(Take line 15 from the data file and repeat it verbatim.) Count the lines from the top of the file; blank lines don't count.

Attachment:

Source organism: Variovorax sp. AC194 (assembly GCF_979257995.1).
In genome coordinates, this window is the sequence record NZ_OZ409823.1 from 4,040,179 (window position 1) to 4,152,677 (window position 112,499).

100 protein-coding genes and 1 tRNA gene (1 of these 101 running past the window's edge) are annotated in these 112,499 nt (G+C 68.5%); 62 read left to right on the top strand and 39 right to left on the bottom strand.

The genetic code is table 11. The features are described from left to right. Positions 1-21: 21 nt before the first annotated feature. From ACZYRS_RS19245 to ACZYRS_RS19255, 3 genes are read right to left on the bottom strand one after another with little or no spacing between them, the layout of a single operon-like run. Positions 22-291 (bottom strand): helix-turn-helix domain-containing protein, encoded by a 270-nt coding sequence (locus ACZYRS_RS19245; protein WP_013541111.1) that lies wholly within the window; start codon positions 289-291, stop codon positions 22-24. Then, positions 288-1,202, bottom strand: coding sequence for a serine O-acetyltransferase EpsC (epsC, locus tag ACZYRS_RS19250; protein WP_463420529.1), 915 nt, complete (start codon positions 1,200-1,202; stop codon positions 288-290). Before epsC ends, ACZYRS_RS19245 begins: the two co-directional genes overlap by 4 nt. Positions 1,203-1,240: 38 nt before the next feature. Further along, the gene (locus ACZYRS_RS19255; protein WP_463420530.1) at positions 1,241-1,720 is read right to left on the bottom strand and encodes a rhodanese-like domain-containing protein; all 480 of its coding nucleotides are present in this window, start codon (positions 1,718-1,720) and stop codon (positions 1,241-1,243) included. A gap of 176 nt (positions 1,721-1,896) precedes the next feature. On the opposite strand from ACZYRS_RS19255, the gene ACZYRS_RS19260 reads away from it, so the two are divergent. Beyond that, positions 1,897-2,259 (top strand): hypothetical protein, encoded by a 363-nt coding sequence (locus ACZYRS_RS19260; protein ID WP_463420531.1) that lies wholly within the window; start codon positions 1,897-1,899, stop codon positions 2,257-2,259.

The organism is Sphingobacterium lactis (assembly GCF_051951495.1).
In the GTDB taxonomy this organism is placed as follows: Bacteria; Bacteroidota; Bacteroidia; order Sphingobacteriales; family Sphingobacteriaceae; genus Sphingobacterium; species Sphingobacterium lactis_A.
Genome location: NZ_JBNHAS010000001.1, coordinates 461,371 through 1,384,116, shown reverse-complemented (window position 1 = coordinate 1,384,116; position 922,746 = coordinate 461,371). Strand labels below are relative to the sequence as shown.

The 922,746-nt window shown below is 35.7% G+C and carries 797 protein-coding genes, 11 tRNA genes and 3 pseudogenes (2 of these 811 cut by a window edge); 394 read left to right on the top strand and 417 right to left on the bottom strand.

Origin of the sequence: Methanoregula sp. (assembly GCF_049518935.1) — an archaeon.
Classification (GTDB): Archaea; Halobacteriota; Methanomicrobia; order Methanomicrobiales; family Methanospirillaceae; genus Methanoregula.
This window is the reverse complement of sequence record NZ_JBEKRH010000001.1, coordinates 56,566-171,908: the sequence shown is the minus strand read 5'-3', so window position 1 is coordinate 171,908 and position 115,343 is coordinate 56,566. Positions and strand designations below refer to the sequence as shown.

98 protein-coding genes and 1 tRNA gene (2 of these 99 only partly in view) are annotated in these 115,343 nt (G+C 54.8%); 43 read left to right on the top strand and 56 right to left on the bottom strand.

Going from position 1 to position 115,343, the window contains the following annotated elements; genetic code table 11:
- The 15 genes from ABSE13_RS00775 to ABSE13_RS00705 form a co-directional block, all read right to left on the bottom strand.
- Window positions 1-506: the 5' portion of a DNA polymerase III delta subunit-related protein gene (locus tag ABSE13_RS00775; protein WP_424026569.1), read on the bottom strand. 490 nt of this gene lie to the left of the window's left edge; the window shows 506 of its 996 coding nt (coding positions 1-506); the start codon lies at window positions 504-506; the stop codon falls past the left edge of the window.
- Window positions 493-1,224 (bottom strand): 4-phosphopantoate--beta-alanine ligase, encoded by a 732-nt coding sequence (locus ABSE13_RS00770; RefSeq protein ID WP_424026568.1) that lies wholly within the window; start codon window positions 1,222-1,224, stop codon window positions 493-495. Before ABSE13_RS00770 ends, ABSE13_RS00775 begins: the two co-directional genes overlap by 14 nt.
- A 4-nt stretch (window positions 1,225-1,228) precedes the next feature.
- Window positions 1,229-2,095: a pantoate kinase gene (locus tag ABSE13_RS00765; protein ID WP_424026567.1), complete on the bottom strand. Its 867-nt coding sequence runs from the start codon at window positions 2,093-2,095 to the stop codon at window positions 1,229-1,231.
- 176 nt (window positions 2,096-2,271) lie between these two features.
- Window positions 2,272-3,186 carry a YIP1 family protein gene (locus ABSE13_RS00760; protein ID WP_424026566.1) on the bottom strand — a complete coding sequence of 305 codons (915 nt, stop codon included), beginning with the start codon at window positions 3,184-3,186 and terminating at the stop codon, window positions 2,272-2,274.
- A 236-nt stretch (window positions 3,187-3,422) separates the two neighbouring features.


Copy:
- Window positions 1-506: the 5' portion of a DNA polymerase III delta subunit-related protein gene (locus tag ABSE13_RS00775; protein WP_424026569.1), read on the bottom strand. 490 nt of this gene lie to the left of the window's left edge; the window shows 506 of its 996 coding nt (coding positions 1-506); the start codon lies at window positions 504-506; the stop codon falls past the left edge of the window.